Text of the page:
Monday, September 24, 2012

My Heroin Addiction

I have a confession. I'm addicted to heroin.

I have been for some time. It started when I was 15 and visiting a friend. Their parents were not home, of course.
Okay, it’s heroin. It just feels like heroin, at least as far as the cravings and horrible withdrawals. Really, my monkey is nicotine. Now that I am taking another stab at quitting, it certainly feels like a heroin addiction. 

Smoking negatively impacts the boys, something I refuse to acknowledge much like a heroin addict ignores consequences. Glenn has already asked if he could have one, and then used a stick to pretend to smoke.  Jackson will find my lighter in the morning and bring it to me. Worse, if I pick up my cigs, Jackson knows to head to the front door.
(Lights a cigarette) (Uh, I’m trying to quit smoking. Not quite there yet)

Last week, I was outside smoking, while Glenn was in timeout, and Jackson was playing.  It has never really bothered me to step away; it’s not like I am any closer if I’m inside.  While I was outside, I hear Jackson start screaming.  If you don’t have kids, it’s hard to explain, but they have different screams.  This one was, clearly, serious, and, since Glenn was in time out, I knew it wasn’t just fighting.  When I come around the corner, Jackson is smearing blood across his chest.  Blood is defiantly one of those bodily fluids they don’t tell you about before you have kids.  It was just small little nick on his finger, and it looked as if he had been shot in the stomach.  With Glenn, this would have freaked me out, but, being the consummate professional, I cleaned the cut and used my first aid knowledge.  While I was doing this, I handed Glenn a wet towel and told him to start cleaning the blood off the floor.  He suggested that maybe we call mom, and I told him if he did a good enough job cleaning, we wouldn’t have to do that at all.  If only I didn’t have the heroin habit, maybe Jackson would have avoided his first bloodletting.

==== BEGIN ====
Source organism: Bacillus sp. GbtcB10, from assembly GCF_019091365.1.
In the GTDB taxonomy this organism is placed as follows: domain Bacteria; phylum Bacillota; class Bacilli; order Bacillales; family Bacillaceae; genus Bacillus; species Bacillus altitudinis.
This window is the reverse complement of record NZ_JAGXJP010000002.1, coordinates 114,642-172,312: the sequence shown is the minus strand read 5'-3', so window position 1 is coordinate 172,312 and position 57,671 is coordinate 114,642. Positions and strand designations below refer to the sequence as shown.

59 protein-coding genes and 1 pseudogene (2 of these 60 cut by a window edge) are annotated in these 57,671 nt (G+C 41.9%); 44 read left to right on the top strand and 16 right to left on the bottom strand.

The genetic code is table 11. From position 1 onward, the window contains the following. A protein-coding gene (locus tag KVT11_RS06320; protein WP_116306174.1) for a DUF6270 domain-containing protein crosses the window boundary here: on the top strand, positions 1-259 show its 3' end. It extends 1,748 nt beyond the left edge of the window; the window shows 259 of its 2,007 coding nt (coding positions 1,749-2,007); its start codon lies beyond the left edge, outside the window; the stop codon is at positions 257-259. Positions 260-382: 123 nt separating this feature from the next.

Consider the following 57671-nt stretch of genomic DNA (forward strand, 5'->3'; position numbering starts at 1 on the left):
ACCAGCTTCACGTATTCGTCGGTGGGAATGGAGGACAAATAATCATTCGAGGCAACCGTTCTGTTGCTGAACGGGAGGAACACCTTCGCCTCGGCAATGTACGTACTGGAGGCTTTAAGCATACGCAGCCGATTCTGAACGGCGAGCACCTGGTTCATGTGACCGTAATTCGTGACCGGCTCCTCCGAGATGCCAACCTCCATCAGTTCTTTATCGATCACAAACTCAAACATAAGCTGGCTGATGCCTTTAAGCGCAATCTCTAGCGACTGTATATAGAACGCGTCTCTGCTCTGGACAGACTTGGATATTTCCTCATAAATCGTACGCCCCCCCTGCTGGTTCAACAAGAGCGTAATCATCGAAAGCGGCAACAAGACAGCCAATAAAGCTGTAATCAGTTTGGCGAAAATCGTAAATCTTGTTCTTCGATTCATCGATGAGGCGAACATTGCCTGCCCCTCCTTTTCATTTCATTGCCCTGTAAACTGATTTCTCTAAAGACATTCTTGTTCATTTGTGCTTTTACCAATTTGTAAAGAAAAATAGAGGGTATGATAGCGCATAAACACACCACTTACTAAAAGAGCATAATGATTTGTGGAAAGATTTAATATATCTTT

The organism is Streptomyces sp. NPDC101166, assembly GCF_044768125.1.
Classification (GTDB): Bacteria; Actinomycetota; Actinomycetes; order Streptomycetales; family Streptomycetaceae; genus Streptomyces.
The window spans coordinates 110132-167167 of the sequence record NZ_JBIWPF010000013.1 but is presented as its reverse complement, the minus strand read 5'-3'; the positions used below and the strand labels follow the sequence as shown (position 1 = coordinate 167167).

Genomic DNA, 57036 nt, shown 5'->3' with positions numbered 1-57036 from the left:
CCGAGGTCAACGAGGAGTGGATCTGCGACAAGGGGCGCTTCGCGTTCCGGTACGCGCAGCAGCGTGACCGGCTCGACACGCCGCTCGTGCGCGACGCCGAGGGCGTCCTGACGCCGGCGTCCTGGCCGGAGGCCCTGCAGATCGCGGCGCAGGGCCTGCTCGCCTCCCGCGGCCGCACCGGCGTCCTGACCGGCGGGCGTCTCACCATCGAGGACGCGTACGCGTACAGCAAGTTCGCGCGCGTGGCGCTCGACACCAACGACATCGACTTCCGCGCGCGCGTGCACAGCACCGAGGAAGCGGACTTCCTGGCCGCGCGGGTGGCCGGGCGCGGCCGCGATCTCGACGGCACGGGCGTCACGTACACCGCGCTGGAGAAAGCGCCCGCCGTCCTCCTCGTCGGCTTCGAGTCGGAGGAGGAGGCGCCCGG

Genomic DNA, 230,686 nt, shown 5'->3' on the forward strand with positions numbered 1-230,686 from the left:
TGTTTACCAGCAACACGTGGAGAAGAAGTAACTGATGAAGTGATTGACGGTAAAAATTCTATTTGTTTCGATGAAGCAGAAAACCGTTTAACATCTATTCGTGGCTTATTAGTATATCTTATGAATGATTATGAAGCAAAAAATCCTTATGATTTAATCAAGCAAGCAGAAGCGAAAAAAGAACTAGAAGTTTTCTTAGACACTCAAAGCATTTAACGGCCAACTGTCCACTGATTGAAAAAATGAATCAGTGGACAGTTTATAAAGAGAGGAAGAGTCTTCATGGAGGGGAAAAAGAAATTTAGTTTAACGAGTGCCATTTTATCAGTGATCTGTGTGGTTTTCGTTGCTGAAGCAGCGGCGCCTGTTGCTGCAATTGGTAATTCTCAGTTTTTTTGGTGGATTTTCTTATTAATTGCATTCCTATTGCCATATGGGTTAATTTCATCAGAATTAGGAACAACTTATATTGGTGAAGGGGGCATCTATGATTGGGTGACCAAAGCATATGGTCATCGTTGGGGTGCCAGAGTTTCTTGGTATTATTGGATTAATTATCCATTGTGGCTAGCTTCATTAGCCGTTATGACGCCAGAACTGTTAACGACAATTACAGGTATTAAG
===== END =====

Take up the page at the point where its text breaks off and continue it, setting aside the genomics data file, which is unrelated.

Being at home certainly hasn't helped. I take lots of smoke breaks. You know, so the boys get their outside time. It doesn't really matter though; I would let any situation be an excuse to smoke more. That’s part of the addiction.

The truth is it’s just too damn expensive. There is just no way to justify the costs to Tracey.  Figure $7 bucks a day. Yes, I’m a pack a day smoker. So, 7*7=49/week * 52 = $2548 each year.  Are you serious??? That means over the last 15 years, I have spent more than $35,000, otherwise known as a really bad ass car...
So now all that is left is to do it. Some advice for Tammi, and anyone who might know someone addicted to Heroin.

#1.  Don’t ask me how quitting smoking is going.  Listen, for 15 years I have programmed my brain to have a smoke — when I get up, after I eat, when I have a drink, and while driving.  I do not need you reminding my brain it would prefer to be smoking.
2#. If you smoke, and I ask for a smoke, either do it or don’t.  I’m not your monkey, and I won’t dance.  Besides after I fail, you will try to quit and I’ll be right there with my smokes.

3#.  Don’t Judge me.  This week I sold my son a cookie for a dollar from his piggy bank.  I was short on a pack of smokes, and he wanted a cookie.  If I wanted your judgment, than I will ask for it.  Prior to having the smoking funds cut off, I told Tammi to hide the credit cards and take our change to the bank.
4#.  If I ask you to come over because I am about to shake the kids, I am not joking.

5# I know I’m being a dick, I’m sorry.  Treat me like you would a seven-month pregnant lady.  Put your kid gloves on and handle with care.

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